Russia deal puts Turkey on path to become nuclear energy nation
Turkey moved closer to becoming a nuclear energy nation after inking a deal with visiting Russian President Dmitry Medvedev to build a nuclear power plant on the Mediterranean coast.
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Sergei Kiriyenko, the chief of the Russian nuclear corporation Rosatom, said nuclear deal alone was “a very big contract” that could be worth $18 billion to $20 billion, according to Agence France-Presse. Russia would hold a controlling stake in the plant and operate it.Skip to next paragraph
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“Russia has never owned a nuclear power station outside its territory,” Mr. Kiriyenko said.
The nuclear power plant is to start in 2014 and take seven years to build in the coastal town of Akkuyu. It is not unlike the one Russia is building for Iran at Bushehr, which has taken more than a decade and faced repeated delays – some of them, Iran suspects, for political reasons.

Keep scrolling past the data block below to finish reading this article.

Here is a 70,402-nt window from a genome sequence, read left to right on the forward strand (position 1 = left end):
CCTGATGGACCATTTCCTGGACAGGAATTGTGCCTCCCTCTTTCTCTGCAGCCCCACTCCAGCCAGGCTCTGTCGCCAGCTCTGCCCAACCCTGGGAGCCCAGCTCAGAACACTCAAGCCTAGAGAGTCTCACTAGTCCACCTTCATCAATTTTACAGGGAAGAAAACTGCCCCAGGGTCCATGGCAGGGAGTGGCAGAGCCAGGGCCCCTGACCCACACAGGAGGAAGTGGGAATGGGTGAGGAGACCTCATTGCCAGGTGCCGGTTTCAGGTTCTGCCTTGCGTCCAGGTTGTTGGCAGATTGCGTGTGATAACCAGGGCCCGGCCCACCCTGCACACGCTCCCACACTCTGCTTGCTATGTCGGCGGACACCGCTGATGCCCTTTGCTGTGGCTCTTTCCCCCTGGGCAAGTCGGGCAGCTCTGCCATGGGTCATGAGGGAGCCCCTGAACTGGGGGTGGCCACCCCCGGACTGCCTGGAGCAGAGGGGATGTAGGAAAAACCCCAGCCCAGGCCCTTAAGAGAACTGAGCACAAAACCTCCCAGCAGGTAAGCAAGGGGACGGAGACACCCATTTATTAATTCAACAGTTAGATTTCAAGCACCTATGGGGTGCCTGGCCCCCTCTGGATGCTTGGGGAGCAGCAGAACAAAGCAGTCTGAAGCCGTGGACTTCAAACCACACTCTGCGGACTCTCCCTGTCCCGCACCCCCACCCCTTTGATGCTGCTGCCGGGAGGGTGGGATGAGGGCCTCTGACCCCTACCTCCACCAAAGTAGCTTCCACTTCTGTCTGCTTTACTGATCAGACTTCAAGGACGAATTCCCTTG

The pipeline proposal, reported to be worth $3 billion, would bring Russian oil from Turkey’s Black Sea port of Samsun to a joint refinery on the Mediterranean at Ceyhan, which already links oil flows from Azerbaijan and Iraq. The deal would bypass the narrow Bosphorus at Istanbul, which is congested with tanker traffic, and would provide for both Turkey’s domestic and European markets.
Erdogan also spoke of Russia’s South Stream gas pipeline project, which aims to provide Russian natural gas to Europe while bypassing Ukraine, though it is a rival to the European Union Nabucco pipeline, which Turkey also supports.
In the past year, Russia has become one of Turkey’s primary trading partners, at a volume worth $40 billion in 2008 and dipping – because of the global recession – to $22.9 billion in 2009. Russia already provides some 60 percent of Turkey’s natural gas.
One of the first orders of business during the Russian leader’s visit was an agreement to lift tourist visa restrictions between the two nations. More than 2 million Russians flock to Turkish resorts and beaches each year, often on package tours flying direct from Moscow and other Russian cities to Turkey’s sunny southern coast.
“It’s a historical agreement that will before anything else ease the life of millions of people,” Medvedev said.
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